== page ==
By Milo Ryan, Third Year, English
So often, the movies we watch appear to resonate most when we clearly see ourselves in the environments, characters and plots they seek to represent. For us students, this resonance is inevitably amplified when our own adolescent frequencies are seen reflected in the stories of characters who are as similarly ill-experienced and seemingly unprepared for the infinitely varying challenges of adulthood.
Whether you are a first year anxious to settle into life in a new city or a final-year student reluctant to approach any notion of a post-graduation future, here are some films which we hope can serve as valuable crutches for you to lean upon as we enter yet another academic year.
The Way Way Back (2013)
One of the many appeals of the university experience is the lengthy breaks with which we are rewarded in the summer. As cold breezes set upon the streets of Bristol, The Way Way Back shines a fleeting ray of sun upon memories of summer and childhood alike.
Following a neglected teen's emergence into the independence of adulthood, all events within this movie take place within a woozy, nostalgic vacuum. A vacuum that can be more explicitly localised within the water park in which Duncan (Liam James), the film’s charmingly awkward protagonist, spends his summer working at. Re-emerging in yet another maternal role, Toni Collette’s performance as Pam is great and most successful when witnessed on screen alongside her deeply unlikeable new boyfriend Trent, played by Steve Carrell.
An assessment of familial dysfunction, this light-hearted story aims to identify insecurity of the self within the adults we cannot help but characterise as unquestionably self-assured. It reminds us that the adults we so often look to as beacons of self-assured confidence are often as, if not more, unsure about the future as we are.
A comforting story with a family at its core, this is a movie that doesn’t take itself too seriously and serves as a successfully warming remedy to the cold feelings of homesickness that may hope to settle as we settle into university life.
Lady Bird (2017)
From one movie entrenched in summer nostalgia to another, Greta Gerwig’s directorial debut Lady Bird, just like The Way Way Back, utilises the relatability of the impossibly average protagonist in the form of Christine ‘Lady Bird’ Johnson.
This film follows the story of a seventeen-year-old girl from a working-class background as she experiences heartbreak for the first time, celebrates her eighteenth birthday, enrols in a high school theatre production, and eventually moves to college. Littered with beautiful cinematography and brought to life alongside a masterfully composed score (Jon Brion), Gerwig’s true talent lies in her ability to present the mundane through a personally curated but entirely relatable lens of nostalgia.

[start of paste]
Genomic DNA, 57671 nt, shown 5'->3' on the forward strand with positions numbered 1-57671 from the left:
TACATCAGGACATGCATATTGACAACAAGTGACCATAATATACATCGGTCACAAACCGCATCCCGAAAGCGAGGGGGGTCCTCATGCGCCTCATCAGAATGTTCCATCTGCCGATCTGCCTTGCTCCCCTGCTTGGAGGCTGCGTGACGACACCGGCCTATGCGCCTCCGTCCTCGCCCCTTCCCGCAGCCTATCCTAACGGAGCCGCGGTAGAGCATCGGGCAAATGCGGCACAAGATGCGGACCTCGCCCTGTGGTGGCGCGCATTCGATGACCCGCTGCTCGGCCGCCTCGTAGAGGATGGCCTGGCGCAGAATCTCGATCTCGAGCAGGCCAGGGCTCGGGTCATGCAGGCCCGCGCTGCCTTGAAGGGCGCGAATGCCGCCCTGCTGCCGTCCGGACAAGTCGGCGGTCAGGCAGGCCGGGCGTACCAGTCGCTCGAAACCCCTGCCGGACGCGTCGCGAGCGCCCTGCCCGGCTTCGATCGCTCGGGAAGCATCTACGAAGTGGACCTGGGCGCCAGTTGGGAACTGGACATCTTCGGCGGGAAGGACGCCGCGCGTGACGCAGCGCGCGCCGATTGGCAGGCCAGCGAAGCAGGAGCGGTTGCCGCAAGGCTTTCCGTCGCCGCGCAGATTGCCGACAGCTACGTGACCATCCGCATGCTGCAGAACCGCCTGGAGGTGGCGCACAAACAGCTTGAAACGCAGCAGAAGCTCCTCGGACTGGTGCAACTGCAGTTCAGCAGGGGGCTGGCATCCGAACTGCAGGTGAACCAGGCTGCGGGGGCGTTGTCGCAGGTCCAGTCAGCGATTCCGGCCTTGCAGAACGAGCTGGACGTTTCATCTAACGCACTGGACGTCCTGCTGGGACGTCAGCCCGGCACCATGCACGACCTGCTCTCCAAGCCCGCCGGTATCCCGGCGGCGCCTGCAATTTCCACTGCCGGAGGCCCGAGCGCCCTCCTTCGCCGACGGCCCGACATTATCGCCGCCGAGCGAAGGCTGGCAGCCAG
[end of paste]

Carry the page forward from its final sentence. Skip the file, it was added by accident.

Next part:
Gerwig’s Lady Bird is a movie which serves to salve the placelessness so often felt when the once indefinable tactility of home becomes imperceptible. It is a movie that teaches us to look for the security home comforts provide not in the presence of our parents or our childhood bedroom but in the very memories of our young adulthood, which are entirely and viscerally us.
Whip it (2009)
Drew Barrymore’s directorial debut provides the perfect equilibrium between light-hearted, often comical scripting and intentionally stylised cinematography. Featuring Elliot Page as the ostensibly meek Bliss Cavender, this movie speaks to the uniquely adolescent struggles of provincial life with a non-patronising, acute sensitivity.
Focalised through the underground roller derby culture of Austin, Texas, we witness a story in which a girl who was once suffocated by the superficial pressures of small-town beauty pageants emerges into the quick-paced streets of adulthood wearing roller-skates and shin pads in place of plastic tiaras.
Aptly named after a bravura manoeuvre of roller derby, in which a star player uses another member of her team to thrust herself to the fore, this movie unashamedly represents young adulthood as an experience which is turbulent, exciting, and inevitably whiplash-inducing.
Dead Poets Society
A cult classic, and for good reason. At an elite boarding school in Vermont, a newly appointed English teacher (Robin Williams) arouses artistic passion in a class of previously uninspired adolescent boys.
Coming-of-age films so often depict the trials and tribulations one must go through before you become an adult before your identity is ‘solidified’ and your younger self transforms into the person you will remain to be for the rest of your life. Dead Poets Society preaches that this idea is a fallacy. It highlights the power of the uncorrupted mind, a mind idiosyncratically synonymous with youth. It aims to show how the very system that is designed to ‘teach’ us instead transforms us into mindless cogs within a larger societal machine. It is apt that this film comes recommended alongside the commencement of the new academic year.
Imbued with the very essence of autumn and speaking to the emotional instability educational environments can so often spark within us, this film seeks to remind us that apprehension for the future is a universal feeling that can be overcome if one only strives to seize the day!
As we approach a new term, I hope these movies serve as reminders that our anxieties for the unknown are not unique but rather universal. As you get your next morning coffee, or enter a lecture for the first time, there is comfort to be found in the knowledge that you are living a life that has been romanticised and represented innumerably within cinema.
Do not fear the possibility of disaster, then, but instead relish in the reality that what you are experiencing now is the very event directors have been obsessed with for generations. You are coming of age.
Featured Image: IMDB
Which Coming-of-Age film do you find to be the most comforting?